YouTube is now selling masthead ads on a CPM basis. Advertisers can also use Google’s robust targeting offering to determine who sees those ads. The feature is available for all advertisers willing to meet the minimum spend requirements. This is pretty prime real estate that was limited to only the highest spending advertisers until now.
Amazon reported a a 20% jump in revenue, reaching $63.4 billion in Q2, but profits weren’t up to snuff for investors. That sent shares down 1.6%. One of Amazon’s biggest revenue drivers is cloud computing, and while it did bring in strong numbers once again this quarter, its growth is slowing as competitors like Microsoft step up.
Alphabet went up 9% after it was able to beat revenue and earnings expectations. Google also announced $25 billion in stock buy backs, so that probably had something to do with the jump as well. The news came after a disappointing report for Q1, so investors were happy. But for Alphabet and other tech companies, talk of regulation and investigations loom on the horizon.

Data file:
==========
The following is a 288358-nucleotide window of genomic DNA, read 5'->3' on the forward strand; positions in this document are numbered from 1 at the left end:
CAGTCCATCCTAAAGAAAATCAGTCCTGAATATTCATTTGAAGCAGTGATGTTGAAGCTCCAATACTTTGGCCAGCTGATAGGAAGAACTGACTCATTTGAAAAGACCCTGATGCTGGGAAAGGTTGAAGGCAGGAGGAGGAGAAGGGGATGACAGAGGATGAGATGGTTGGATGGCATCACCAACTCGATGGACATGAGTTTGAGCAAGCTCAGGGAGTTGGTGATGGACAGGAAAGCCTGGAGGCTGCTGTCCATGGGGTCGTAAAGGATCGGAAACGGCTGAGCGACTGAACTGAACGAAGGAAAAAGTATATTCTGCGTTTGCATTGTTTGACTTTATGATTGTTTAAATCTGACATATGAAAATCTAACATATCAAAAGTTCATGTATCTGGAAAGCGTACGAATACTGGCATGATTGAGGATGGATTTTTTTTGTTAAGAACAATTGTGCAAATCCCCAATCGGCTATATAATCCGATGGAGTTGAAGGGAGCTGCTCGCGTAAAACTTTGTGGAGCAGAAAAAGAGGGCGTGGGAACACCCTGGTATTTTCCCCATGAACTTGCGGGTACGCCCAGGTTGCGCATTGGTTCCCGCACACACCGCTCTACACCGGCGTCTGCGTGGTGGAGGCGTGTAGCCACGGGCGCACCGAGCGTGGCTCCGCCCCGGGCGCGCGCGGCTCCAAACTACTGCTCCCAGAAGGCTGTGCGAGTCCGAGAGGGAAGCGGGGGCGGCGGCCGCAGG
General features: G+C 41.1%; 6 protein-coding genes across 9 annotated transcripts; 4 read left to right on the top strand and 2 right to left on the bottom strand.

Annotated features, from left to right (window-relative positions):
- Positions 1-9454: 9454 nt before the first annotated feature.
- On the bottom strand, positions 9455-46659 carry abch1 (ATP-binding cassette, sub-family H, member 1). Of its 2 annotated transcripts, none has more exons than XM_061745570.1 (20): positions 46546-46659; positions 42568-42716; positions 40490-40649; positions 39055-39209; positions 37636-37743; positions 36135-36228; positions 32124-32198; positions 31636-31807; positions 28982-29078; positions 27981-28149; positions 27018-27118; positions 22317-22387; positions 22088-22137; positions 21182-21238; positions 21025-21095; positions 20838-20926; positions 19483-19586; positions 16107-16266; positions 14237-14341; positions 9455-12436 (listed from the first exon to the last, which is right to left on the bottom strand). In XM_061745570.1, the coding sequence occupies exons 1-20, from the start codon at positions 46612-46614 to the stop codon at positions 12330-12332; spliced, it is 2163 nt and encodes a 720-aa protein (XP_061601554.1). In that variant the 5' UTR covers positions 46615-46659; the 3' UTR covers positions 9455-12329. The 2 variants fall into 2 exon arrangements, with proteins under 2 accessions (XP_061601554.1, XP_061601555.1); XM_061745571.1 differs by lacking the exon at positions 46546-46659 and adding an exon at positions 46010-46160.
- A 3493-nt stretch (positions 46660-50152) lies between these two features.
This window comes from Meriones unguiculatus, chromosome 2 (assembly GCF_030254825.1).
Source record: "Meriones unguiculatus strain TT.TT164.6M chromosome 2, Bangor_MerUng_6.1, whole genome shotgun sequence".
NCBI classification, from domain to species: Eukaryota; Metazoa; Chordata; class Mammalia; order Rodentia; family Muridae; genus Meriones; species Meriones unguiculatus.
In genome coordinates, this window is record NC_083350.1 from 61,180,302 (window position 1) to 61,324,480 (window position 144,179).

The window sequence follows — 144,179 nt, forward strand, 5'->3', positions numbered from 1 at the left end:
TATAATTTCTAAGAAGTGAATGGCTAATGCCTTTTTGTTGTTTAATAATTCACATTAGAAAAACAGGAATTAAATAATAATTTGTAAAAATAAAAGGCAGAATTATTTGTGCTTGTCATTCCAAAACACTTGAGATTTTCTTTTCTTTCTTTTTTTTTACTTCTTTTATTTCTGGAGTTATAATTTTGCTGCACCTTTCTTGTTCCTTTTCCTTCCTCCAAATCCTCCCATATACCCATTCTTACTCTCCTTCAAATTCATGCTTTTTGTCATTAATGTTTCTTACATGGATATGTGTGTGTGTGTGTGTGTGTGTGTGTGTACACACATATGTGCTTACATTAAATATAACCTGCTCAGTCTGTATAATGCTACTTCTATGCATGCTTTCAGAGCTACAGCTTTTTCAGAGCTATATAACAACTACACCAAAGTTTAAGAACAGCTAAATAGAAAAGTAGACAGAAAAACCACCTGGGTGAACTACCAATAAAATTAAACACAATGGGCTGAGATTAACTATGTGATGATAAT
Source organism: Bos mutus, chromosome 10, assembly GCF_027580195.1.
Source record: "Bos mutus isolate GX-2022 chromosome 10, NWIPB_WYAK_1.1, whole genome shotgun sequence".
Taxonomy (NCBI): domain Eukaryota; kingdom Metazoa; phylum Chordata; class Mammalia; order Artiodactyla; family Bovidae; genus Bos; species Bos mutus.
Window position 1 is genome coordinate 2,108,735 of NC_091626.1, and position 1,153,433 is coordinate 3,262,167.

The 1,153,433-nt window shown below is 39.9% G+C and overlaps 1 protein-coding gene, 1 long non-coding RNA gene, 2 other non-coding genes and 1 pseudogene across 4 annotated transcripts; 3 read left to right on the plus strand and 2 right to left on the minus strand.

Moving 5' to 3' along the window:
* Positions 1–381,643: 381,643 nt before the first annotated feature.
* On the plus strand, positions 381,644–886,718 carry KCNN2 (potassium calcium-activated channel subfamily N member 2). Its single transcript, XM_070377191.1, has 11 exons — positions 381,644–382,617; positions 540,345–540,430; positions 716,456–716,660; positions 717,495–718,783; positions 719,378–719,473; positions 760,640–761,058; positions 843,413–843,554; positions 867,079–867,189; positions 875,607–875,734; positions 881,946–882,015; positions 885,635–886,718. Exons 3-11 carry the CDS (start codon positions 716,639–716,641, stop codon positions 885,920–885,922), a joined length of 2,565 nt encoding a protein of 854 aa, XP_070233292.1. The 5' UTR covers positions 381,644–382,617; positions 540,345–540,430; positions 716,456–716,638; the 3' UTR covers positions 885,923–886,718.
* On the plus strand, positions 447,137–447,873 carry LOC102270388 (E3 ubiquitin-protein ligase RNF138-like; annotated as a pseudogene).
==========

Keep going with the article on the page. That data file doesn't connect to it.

Facebook is moving Instant Games to its new ‘Gaming’ tab inside of Facebook from Messenger. Now, when users activate Instant Games within Messenger, they’ll open the Facebook application to play. The goal is to create a unified destination for games within the Facebook platform, which will now be the Games tab.
Twitter had a great Q2 earnings report, beating Wall Street expectations in revenue by 18% over last year and adding 5 million daily users. Now, the platform has 139 million users. Twitter did warn investors that its revenue will likely come in lower than the analysts’ projection of $872 million in upcoming quarters. This is because Twitter will be retiring some of its less successful ad formats.